I marveled at his wisdom in seeing the big picture of things. I recalled how much I enjoyed talking with him, how much common sense he had and how much he loved his brother, his Mom and me. I remember how many people wrote to us telling us how much Jordan impacted their lives. He was the glue that kept everybody together. He never judged others; he just tried to bring out the best in them. I am proud because my son, Jordan, came into the world and made the world a better place. You can’t ask much more of a son to leave the world in a better place that he came into. Early in his life he realized that if we don’t care about others, others will not care about us. He used to say ‘wealth is not calculated by what you accumulate, but by what you share.’ So take what he taught us and pass it on. It’s important you understand that now, you’re Jordan’s voice.

He was my son. When he came home from college, he would go out and come home very late at night. I knew the things he was doing were dangerous, and I would never go to sleep until he came home safely. When he came home, we would talk – sometimes for hours. He loved sharing his world with me. He was more than my son…he was also my friend. But he also was a great friend and brother to many others. Irreplaceable. He will forever be missed. For all that knew him behind the facade of Mr. Cool & Quirky, he was a kind-hearted, genuine, warm person who always believed that people meant well, even if they did not.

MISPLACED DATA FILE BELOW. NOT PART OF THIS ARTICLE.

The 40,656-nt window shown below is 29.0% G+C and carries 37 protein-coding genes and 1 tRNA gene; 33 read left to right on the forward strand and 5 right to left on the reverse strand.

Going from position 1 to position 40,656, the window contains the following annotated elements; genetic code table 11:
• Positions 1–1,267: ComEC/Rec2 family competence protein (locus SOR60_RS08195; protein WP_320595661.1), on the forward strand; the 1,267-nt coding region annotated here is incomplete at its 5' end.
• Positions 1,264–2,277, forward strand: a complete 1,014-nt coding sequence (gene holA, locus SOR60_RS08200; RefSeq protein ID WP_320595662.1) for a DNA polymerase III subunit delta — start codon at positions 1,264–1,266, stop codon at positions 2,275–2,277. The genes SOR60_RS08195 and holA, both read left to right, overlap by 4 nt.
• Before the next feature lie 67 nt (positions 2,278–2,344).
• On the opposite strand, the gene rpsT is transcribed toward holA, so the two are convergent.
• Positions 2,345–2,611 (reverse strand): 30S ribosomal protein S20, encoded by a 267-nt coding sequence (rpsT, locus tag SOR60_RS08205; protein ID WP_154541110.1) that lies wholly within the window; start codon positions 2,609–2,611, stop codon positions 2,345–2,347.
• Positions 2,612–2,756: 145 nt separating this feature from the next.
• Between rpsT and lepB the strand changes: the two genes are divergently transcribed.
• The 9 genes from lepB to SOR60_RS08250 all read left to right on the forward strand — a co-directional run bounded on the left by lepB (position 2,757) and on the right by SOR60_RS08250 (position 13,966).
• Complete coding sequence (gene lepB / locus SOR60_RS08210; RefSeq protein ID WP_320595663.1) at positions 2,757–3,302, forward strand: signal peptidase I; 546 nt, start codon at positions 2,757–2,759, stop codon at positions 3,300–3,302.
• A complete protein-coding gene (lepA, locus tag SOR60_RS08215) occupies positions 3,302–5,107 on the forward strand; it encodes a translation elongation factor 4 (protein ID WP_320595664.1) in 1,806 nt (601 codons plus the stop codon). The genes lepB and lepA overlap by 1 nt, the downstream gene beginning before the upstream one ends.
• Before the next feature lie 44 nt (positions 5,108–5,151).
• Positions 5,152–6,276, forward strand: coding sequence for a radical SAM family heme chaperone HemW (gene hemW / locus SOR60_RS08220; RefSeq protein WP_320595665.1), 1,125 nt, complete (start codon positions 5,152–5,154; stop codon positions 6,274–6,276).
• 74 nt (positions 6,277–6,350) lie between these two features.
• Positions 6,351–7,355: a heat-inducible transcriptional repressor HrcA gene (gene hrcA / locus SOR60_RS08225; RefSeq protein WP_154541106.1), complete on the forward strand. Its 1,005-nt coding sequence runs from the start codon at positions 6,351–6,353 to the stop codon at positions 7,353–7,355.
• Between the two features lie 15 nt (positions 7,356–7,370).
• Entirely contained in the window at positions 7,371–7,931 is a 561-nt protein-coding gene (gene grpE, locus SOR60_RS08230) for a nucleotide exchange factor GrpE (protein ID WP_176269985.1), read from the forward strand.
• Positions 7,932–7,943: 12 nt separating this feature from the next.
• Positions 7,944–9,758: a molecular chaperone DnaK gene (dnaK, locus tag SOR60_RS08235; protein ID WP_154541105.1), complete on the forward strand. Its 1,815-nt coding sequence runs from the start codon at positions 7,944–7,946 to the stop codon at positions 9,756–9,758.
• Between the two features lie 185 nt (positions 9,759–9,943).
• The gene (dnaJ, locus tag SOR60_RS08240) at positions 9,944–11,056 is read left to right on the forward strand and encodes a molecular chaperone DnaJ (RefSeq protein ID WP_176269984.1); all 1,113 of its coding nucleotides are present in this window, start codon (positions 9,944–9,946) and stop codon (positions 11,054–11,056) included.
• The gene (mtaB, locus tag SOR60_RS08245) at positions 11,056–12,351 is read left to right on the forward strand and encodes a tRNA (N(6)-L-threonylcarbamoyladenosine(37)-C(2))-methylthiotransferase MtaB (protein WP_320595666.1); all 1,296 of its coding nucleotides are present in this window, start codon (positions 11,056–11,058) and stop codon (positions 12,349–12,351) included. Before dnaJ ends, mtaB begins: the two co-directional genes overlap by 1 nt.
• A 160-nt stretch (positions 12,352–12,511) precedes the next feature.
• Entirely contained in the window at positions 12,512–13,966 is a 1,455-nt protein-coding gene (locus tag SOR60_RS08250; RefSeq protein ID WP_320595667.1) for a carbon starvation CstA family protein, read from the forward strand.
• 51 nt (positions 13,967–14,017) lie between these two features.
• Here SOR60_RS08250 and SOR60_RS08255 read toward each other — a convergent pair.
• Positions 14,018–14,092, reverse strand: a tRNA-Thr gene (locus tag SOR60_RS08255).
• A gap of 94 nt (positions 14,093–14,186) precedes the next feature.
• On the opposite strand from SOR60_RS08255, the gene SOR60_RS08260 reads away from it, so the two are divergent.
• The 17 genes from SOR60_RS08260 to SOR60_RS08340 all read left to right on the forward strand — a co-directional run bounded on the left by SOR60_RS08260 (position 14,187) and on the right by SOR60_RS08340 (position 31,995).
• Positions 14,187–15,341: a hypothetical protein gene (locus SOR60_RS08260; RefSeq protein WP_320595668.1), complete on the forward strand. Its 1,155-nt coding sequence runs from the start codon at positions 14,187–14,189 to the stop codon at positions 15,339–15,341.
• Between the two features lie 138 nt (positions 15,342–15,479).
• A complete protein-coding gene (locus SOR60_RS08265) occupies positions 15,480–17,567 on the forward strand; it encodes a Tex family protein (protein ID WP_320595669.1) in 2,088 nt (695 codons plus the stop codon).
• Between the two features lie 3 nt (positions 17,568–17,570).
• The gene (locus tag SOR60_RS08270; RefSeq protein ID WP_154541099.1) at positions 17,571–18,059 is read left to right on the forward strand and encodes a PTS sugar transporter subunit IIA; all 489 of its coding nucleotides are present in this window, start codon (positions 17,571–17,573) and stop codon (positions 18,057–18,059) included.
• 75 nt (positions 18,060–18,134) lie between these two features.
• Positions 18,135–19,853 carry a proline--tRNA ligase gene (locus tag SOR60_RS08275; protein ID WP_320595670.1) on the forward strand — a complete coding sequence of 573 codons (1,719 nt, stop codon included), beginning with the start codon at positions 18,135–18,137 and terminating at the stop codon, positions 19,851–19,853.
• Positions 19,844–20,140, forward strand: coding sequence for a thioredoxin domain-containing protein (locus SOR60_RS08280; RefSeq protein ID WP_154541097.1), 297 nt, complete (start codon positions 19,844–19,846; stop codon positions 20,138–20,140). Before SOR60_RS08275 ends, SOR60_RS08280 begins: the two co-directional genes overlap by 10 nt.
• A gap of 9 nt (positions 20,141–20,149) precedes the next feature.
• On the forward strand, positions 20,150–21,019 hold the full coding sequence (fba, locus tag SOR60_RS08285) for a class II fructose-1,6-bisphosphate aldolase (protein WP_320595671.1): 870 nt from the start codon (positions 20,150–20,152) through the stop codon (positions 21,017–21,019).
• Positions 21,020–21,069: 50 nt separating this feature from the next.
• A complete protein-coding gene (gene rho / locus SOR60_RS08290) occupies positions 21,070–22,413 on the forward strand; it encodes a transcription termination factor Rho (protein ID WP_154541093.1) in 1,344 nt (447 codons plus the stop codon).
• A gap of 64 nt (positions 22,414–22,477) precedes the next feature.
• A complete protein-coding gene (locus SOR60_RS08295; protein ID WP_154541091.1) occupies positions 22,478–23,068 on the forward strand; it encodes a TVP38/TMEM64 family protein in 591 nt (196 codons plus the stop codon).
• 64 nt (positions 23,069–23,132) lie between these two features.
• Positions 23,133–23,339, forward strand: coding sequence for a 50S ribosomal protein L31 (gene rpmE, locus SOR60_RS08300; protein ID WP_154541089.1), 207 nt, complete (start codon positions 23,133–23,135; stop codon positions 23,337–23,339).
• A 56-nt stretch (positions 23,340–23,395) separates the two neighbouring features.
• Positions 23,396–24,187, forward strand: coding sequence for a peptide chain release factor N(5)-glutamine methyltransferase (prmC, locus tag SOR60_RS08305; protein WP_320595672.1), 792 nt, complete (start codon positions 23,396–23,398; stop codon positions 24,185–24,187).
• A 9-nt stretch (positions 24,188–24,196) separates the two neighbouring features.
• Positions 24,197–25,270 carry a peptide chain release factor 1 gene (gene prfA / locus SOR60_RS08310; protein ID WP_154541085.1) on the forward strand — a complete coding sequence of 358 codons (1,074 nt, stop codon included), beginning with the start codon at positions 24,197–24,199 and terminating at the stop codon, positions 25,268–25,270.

So, what is his legacy? “He was the glue that kept people together.” He negotiated truces and kept the peace. He was cool-headed when everyone else around them might not have been. He made people feel good about themselves. He made them believe in themselves. He made them laugh. He made them feel safe. He was a friend to all those around him. He was a leader. Jordan brought out the best in you – and made you a better person for it. So the real question I pose to you that knew Jordan – “Has Jordan brought joy to you or to others you know?” The resounding answer is “YES!” That is his legacy!

Jordan fought the good fight and I was proud to call him my son. Walking through life with my son, Jordan, for 23 years has been a very gracious experience.

for all that he was,
all the he might have become,
and all that he still is
to his family and friends.

Edward R Murrow once interviewed John F Kennedy. He asked “Do you get a chance to do much reading?”

JFK: Yes, I used to read very much and I try to do it as much as I can now.

Murrow: Have you found anything that has been particularly useful, or perhaps I could use the word inspirational, to you?